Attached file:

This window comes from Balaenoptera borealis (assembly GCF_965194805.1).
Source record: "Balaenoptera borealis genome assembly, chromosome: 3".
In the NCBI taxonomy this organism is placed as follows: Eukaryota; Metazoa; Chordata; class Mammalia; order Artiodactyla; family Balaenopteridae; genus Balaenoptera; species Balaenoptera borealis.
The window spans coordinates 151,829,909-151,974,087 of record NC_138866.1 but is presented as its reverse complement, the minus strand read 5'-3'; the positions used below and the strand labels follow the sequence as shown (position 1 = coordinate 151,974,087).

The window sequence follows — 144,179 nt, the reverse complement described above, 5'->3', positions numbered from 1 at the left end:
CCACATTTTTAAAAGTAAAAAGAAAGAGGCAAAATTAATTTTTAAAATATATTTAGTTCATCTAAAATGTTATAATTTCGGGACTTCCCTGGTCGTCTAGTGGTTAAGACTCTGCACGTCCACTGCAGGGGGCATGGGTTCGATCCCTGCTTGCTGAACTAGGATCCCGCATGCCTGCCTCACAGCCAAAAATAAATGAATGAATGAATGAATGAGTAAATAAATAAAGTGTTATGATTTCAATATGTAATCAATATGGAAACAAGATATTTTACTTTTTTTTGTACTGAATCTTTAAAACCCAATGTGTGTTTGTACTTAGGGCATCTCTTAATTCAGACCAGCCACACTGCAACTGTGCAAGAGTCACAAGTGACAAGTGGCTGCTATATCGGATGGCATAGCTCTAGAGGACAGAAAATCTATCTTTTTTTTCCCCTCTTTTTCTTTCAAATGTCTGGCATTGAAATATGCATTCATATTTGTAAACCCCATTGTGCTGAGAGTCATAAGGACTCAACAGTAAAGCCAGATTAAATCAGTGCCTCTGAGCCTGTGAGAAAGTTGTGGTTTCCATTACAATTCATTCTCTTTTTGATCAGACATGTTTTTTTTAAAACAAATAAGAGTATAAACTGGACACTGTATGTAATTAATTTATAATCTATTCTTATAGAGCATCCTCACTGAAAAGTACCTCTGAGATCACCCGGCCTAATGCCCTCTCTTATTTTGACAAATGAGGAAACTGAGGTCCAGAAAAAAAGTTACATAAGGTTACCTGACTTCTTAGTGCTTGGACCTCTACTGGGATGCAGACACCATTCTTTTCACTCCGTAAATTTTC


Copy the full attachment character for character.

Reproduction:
This window comes from Balaenoptera borealis (assembly GCF_965194805.1).
Source record: "Balaenoptera borealis genome assembly, chromosome: 3".
In the NCBI taxonomy this organism is placed as follows: Eukaryota; Metazoa; Chordata; class Mammalia; order Artiodactyla; family Balaenopteridae; genus Balaenoptera; species Balaenoptera borealis.
The window spans coordinates 151,829,909-151,974,087 of record NC_138866.1 but is presented as its reverse complement, the minus strand read 5'-3'; the positions used below and the strand labels follow the sequence as shown (position 1 = coordinate 151,974,087).

The window sequence follows — 144,179 nt, the reverse complement described above, 5'->3', positions numbered from 1 at the left end:
CCACATTTTTAAAAGTAAAAAGAAAGAGGCAAAATTAATTTTTAAAATATATTTAGTTCATCTAAAATGTTATAATTTCGGGACTTCCCTGGTCGTCTAGTGGTTAAGACTCTGCACGTCCACTGCAGGGGGCATGGGTTCGATCCCTGCTTGCTGAACTAGGATCCCGCATGCCTGCCTCACAGCCAAAAATAAATGAATGAATGAATGAATGAGTAAATAAATAAAGTGTTATGATTTCAATATGTAATCAATATGGAAACAAGATATTTTACTTTTTTTTGTACTGAATCTTTAAAACCCAATGTGTGTTTGTACTTAGGGCATCTCTTAATTCAGACCAGCCACACTGCAACTGTGCAAGAGTCACAAGTGACAAGTGGCTGCTATATCGGATGGCATAGCTCTAGAGGACAGAAAATCTATCTTTTTTTTCCCCTCTTTTTCTTTCAAATGTCTGGCATTGAAATATGCATTCATATTTGTAAACCCCATTGTGCTGAGAGTCATAAGGACTCAACAGTAAAGCCAGATTAAATCAGTGCCTCTGAGCCTGTGAGAAAGTTGTGGTTTCCATTACAATTCATTCTCTTTTTGATCAGACATGTTTTTTTTAAAACAAATAAGAGTATAAACTGGACACTGTATGTAATTAATTTATAATCTATTCTTATAGAGCATCCTCACTGAAAAGTACCTCTGAGATCACCCGGCCTAATGCCCTCTCTTATTTTGACAAATGAGGAAACTGAGGTCCAGAAAAAAAGTTACATAAGGTTACCTGACTTCTTAGTGCTTGGACCTCTACTGGGATGCAGACACCATTCTTTTCACTCCGTAAATTTTC